The Government defended its approach to the coronavirus outbreak after a group of Sidcup pupils went into isolation on return from Italy.

People coming back from affected areas have been told to self-isolate but the Foreign Office has not changed its travel advice, meaning flights continue to take Britons to the region.

Secondary school Cleeve Park today confirmed that an unspecified number of pupils and staff who felt "unwell" had been advised to stay at home after they returned from a skiing trip in northern Italy.

Downing Street insisted its approach was based on medical evidence but stressed that travel advice was kept under review.

Mr Hancock said official advice has been changed to say that those who have been to anywhere in Italy north of Pisa should self-isolate if they develop flu-like symptoms on their return to the UK.

Britons who have been in locked-down regions of Italy - including parts of Lombardy and Veneto - should self-isolate at home for 14 days even if they have no symptoms.

Not all of the Sicup pupils on the trip are in isolation, suggesting they did not return from a quarantined region. The school has not stated the exact location of the trip.

But the Foreign Office advice simply details the restrictions the Italian authorities have put in place to control the spread of the Covid-19 virus, with no suggestion that Britons should avoid travel.

Mr Hancock told Sky News: "We don't think there are any Brits in the area that has been quarantined by the Italian government but the Government does not track where people move around Europe, so if people are in that area then they should get in contact and we will do what we can to help."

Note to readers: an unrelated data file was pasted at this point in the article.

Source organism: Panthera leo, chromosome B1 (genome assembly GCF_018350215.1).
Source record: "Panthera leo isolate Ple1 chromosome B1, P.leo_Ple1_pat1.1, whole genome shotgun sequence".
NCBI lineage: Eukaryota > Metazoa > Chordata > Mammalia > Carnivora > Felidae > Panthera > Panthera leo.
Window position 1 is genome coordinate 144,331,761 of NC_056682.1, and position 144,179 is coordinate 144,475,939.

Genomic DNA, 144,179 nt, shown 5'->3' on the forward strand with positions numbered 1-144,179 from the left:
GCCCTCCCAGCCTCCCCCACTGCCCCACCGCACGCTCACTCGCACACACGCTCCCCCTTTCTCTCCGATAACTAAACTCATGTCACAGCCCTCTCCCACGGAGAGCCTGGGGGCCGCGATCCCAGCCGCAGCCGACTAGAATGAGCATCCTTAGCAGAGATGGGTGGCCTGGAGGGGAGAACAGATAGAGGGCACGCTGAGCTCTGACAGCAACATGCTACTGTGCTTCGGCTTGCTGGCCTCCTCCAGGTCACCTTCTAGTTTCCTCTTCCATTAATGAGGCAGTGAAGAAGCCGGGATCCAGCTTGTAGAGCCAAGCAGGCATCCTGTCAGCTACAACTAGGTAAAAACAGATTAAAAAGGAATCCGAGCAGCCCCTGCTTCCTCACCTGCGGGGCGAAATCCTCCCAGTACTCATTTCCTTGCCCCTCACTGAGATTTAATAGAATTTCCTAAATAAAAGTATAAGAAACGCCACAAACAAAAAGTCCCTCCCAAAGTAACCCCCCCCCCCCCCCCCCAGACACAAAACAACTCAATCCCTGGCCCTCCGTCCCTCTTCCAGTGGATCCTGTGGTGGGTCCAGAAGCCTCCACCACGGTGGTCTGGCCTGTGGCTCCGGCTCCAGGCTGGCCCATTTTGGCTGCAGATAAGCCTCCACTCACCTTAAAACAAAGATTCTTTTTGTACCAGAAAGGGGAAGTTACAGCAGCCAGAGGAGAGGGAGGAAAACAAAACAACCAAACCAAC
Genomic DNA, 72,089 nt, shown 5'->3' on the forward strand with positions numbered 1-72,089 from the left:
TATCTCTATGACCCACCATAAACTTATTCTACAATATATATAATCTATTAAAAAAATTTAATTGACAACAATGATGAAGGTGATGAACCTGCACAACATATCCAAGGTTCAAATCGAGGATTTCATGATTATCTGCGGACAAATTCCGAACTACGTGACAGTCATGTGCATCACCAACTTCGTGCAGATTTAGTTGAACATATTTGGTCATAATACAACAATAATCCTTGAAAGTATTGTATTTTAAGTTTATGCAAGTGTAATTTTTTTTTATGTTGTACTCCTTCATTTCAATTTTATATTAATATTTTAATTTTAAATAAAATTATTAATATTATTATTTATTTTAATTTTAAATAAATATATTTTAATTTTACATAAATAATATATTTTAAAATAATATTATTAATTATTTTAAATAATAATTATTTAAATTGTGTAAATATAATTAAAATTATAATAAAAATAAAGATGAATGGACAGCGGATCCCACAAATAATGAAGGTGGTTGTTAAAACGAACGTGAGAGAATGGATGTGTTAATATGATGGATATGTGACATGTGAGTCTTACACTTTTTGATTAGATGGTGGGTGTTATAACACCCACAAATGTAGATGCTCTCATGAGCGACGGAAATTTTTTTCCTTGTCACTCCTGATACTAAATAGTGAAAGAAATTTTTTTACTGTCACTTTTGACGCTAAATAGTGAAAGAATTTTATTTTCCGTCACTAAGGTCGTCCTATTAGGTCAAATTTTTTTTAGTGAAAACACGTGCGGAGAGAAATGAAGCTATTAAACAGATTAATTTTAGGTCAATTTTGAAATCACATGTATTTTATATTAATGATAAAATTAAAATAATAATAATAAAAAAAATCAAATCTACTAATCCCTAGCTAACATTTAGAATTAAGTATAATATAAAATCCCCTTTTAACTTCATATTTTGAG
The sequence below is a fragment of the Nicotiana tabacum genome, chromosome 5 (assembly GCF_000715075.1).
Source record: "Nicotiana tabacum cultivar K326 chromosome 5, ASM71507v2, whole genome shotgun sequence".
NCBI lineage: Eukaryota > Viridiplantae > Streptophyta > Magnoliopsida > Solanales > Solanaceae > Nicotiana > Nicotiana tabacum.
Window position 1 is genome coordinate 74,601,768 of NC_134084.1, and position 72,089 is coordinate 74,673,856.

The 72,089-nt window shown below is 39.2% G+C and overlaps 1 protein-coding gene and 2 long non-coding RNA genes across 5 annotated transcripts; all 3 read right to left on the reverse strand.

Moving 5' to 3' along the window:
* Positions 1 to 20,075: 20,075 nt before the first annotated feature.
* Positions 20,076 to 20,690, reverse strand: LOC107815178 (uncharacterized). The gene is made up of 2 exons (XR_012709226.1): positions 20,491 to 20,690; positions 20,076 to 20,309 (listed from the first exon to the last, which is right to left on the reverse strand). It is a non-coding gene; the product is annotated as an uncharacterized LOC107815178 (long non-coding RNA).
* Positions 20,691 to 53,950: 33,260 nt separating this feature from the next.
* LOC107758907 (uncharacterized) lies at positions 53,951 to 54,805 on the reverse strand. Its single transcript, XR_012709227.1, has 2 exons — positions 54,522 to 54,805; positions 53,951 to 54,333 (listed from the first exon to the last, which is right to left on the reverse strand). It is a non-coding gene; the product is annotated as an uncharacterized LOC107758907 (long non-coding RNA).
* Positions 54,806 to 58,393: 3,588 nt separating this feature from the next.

The Health Secretary, who said it was a "significant outbreak" in Italy, was asked whether he would fly to the country.

"Certainly southern Italy is perfectly reasonable to travel to," he replied.

But asked if he would travel to the north of the country under the current conditions, he said: "I'm not planning on (it), put it that way".

"We have not changed the official Government travel advice but I'm not planning on going.

"If people go and then they come back and feel ill with flu-like symptoms then we are asking them to self-isolate and stay at home for two weeks and try not to come into contact with anybody else.

"So that is obviously quite a significant imposition on people, we get that, but of course the top priority is to keep the public safe."

Number 10 insisted there was not a contradiction between the health advice and travel advice in place for northern Italy.

"In both instances the advice which we issue is based on the evidence and on the professional opinion of medical experts," the Prime Minister's official spokesman said.

"We have been led by medical expertise from the beginning of this outbreak and we will continue to be so.

"In terms of travel advice, that is kept continuously under review."